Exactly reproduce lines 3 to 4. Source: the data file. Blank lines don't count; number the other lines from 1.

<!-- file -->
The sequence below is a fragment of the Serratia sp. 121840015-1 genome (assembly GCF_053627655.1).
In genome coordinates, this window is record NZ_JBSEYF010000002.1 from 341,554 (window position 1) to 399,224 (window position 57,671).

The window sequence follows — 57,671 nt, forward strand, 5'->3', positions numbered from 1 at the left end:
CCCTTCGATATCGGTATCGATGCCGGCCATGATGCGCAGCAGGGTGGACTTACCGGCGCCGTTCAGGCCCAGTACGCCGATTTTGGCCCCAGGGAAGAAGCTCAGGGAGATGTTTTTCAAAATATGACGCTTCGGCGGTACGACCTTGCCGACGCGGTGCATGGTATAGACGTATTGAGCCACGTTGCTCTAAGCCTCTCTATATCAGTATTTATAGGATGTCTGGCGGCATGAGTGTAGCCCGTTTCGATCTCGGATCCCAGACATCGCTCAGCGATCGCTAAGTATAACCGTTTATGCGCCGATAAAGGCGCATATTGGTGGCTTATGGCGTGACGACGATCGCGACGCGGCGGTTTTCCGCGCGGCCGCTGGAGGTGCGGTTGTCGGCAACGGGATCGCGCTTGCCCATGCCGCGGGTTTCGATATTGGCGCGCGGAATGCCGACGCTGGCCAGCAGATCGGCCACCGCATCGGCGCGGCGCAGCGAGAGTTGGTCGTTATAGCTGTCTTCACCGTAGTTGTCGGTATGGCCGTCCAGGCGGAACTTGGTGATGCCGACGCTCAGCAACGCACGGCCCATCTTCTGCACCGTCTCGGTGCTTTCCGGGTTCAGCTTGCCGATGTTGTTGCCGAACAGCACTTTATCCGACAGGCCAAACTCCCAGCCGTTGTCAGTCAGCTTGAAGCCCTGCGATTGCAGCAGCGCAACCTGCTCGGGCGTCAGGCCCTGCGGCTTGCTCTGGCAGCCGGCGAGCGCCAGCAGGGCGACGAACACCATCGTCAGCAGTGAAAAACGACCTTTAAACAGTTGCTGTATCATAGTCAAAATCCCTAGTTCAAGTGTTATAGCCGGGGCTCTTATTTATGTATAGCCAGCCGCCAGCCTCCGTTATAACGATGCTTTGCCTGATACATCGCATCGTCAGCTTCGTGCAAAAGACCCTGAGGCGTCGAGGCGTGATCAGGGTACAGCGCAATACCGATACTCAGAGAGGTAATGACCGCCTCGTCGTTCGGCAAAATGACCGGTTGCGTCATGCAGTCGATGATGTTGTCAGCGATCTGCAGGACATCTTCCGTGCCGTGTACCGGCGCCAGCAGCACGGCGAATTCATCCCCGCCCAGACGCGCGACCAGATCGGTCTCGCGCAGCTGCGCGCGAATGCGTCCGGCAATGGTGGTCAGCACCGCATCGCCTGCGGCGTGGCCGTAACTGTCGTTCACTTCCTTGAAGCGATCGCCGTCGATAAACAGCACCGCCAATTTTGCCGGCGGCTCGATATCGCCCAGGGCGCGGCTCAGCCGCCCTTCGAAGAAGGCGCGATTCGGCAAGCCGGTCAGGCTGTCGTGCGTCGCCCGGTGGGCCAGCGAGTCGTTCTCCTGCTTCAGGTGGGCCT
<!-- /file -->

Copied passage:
The window sequence follows — 57,671 nt, forward strand, 5'->3', positions numbered from 1 at the left end:
CCCTTCGATATCGGTATCGATGCCGGCCATGATGCGCAGCAGGGTGGACTTACCGGCGCCGTTCAGGCCCAGTACGCCGATTTTGGCCCCAGGGAAGAAGCTCAGGGAGATGTTTTTCAAAATATGACGCTTCGGCGGTACGACCTTGCCGACGCGGTGCATGGTATAGACGTATTGAGCCACGTTGCTCTAAGCCTCTCTATATCAGTATTTATAGGATGTCTGGCGGCATGAGTGTAGCCCGTTTCGATCTCGGATCCCAGACATCGCTCAGCGATCGCTAAGTATAACCGTTTATGCGCCGATAAAGGCGCATATTGGTGGCTTATGGCGTGACGACGATCGCGACGCGGCGGTTTTCCGCGCGGCCGCTGGAGGTGCGGTTGTCGGCAACGGGATCGCGCTTGCCCATGCCGCGGGTTTCGATATTGGCGCGCGGAATGCCGACGCTGGCCAGCAGATCGGCCACCGCATCGGCGCGGCGCAGCGAGAGTTGGTCGTTATAGCTGTCTTCACCGTAGTTGTCGGTATGGCCGTCCAGGCGGAACTTGGTGATGCCGACGCTCAGCAACGCACGGCCCATCTTCTGCACCGTCTCGGTGCTTTCCGGGTTCAGCTTGCCGATGTTGTTGCCGAACAGCACTTTATCCGACAGGCCAAACTCCCAGCCGTTGTCAGTCAGCTTGAAGCCCTGCGATTGCAGCAGCGCAACCTGCTCGGGCGTCAGGCCCTGCGGCTTGCTCTGGCAGCCGGCGAGCGCCAGCAGGGCGACGAACACCATCGTCAGCAGTGAAAAACGACCTTTAAACAGTTGCTGTATCATAGTCAAAATCCCTAGTTCAAGTGTTATAGCCGGGGCTCTTATTTATGTATAGCCAGCCGCCAGCCTCCGTTATAACGATGCTTTGCCTGATACATCGCATCGTCAGCTTCGTGCAAAAGACCCTGAGGCGTCGAGGCGTGATCAGGGTACAGCGCAATACCGATACTCAGAGAGGTAATGACCGCCTCGTCGTTCGGCAAAATGACCGGTTGCGTCATGCAGTCGATGATGTTGTCAGCGATCTGCAGGACATCTTCCGTGCCGTGTACCGGCGCCAGCAGCACGGCGAATTCATCCCCGCCCAGACGCGCGACCAGATCGGTCTCGCGCAGCTGCGCGCGAATGCGTCCGGCAATGGTGGTCAGCACCGCATCGCCTGCGGCGTGGCCGTAACTGTCGTTCACTTCCTTGAAGCGATCGCCGTCGATAAACAGCACCGCCAATTTTGCCGGCGGCTCGATATCGCCCAGGGCGCGGCTCAGCCGCCCTTCGAAGAAGGCGCGATTCGGCAAGCCGGTCAGGCTGTCGTGCGTCGCCCGGTGGGCCAGCGAGTCGTTCTCCTGCTTCAGGTGGGCCT